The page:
Consumer prices rose 0.4% in April, following a 0.1% increase in March, according to the U.S. Department of Labor.
What’s up: Excluding food and energy, prices for core consumer goods rose 0.4%.
- Prices also rose in April for used cars and trucks (up 4.4%); medical care commodities (up 0.5%); shelter (up 0.4%); and apparel (up 0.3%).
What’s down: However, some numbers declined, including prices for household furnishings and supplies (down 0.4%), new vehicles (down 0.2%), transportation services (down 0.2%) and medical care services (down 0.1%).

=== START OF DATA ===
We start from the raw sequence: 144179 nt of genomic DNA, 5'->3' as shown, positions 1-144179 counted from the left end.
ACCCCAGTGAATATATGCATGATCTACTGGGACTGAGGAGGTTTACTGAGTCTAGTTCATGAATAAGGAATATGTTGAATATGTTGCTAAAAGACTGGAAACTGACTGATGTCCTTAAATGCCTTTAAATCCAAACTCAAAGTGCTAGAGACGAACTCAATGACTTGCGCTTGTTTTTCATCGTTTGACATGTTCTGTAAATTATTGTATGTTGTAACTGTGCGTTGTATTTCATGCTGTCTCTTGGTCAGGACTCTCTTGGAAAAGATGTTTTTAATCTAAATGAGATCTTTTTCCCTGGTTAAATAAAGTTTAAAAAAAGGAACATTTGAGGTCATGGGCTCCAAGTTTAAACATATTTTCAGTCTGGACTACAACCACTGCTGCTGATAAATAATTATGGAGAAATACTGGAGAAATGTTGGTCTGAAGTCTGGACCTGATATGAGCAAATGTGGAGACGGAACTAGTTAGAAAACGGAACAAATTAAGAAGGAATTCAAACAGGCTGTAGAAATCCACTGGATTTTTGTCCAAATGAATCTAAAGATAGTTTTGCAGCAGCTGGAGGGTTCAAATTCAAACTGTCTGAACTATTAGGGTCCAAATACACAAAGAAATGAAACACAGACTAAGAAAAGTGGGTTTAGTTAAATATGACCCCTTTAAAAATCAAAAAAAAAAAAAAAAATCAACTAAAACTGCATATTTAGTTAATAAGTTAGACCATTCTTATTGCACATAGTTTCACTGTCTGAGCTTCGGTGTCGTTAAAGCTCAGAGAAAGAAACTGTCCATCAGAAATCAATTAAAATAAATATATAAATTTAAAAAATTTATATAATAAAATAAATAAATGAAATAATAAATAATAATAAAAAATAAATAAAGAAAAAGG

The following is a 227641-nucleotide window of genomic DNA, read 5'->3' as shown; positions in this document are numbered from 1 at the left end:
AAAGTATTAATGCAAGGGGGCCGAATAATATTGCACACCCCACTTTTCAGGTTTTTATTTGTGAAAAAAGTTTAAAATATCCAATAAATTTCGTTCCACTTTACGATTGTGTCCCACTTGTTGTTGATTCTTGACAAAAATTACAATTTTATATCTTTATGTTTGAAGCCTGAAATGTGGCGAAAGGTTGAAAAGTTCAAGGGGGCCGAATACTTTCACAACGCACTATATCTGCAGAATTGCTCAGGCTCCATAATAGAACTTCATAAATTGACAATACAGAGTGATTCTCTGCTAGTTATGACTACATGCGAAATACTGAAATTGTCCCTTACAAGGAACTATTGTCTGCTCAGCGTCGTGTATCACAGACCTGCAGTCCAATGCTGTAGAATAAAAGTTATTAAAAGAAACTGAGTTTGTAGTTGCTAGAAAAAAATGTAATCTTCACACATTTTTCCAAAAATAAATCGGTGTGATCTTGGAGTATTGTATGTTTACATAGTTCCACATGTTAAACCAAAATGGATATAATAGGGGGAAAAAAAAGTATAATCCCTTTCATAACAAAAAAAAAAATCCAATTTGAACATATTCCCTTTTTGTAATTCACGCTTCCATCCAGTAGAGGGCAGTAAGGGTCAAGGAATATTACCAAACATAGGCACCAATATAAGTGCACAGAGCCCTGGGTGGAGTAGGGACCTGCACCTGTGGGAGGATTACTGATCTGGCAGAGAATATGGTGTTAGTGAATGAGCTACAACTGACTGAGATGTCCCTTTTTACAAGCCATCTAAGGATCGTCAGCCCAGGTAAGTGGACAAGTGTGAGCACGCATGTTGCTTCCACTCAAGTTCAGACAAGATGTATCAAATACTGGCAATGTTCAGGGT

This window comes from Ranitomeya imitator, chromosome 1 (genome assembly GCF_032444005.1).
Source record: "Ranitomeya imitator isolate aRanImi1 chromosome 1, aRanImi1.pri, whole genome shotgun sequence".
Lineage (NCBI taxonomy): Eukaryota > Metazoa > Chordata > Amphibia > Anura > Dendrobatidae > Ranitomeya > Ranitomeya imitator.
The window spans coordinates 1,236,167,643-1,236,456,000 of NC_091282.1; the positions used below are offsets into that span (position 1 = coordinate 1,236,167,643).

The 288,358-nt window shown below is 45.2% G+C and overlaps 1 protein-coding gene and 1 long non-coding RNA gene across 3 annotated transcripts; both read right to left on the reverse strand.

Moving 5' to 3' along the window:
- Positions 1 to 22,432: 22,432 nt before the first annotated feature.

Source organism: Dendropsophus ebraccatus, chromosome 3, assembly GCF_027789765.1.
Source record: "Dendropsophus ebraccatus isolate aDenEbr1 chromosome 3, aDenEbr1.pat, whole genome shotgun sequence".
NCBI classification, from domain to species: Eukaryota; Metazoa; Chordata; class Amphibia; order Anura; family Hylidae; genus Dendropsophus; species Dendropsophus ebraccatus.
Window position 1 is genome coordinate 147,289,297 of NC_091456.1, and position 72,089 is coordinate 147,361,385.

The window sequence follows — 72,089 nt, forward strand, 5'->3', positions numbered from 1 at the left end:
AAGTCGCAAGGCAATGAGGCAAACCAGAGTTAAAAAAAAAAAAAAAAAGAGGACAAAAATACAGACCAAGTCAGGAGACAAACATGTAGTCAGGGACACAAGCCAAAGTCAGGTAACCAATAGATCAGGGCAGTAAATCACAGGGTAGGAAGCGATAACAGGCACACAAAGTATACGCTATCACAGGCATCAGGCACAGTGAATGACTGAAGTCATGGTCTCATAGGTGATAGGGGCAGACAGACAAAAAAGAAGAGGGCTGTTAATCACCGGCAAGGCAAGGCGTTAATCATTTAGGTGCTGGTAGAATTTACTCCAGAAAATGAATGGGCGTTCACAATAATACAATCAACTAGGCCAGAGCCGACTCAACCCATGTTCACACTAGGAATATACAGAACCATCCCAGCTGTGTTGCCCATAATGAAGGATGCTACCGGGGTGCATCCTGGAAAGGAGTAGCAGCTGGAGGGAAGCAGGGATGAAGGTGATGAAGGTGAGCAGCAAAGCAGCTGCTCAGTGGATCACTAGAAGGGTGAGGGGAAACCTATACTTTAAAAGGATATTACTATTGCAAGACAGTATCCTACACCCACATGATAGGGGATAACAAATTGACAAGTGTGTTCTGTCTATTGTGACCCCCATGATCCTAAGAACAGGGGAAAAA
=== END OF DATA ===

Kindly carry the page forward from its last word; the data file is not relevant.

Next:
Big picture: The Consumer Price Index has risen 4.9% in the past year, down from 5.0% in March and the slowest rate in two years.
The last word: “Overall, inflationary pressures continue to show signs of moderation—particularly on a year-over-year basis—which is encouraging, even if prices remain more elevated than preferred,” said NAM Chief Economist Chad Moutray.
- “Yet growth in core consumer inflation continues to be stubbornly high. For its part, the Federal Reserve needs to weigh both the good and the bad in these data points, keeping the federal funds rate at elevated levels to tighten monetary conditions even as it sees progress on year-over-year inflation growth.”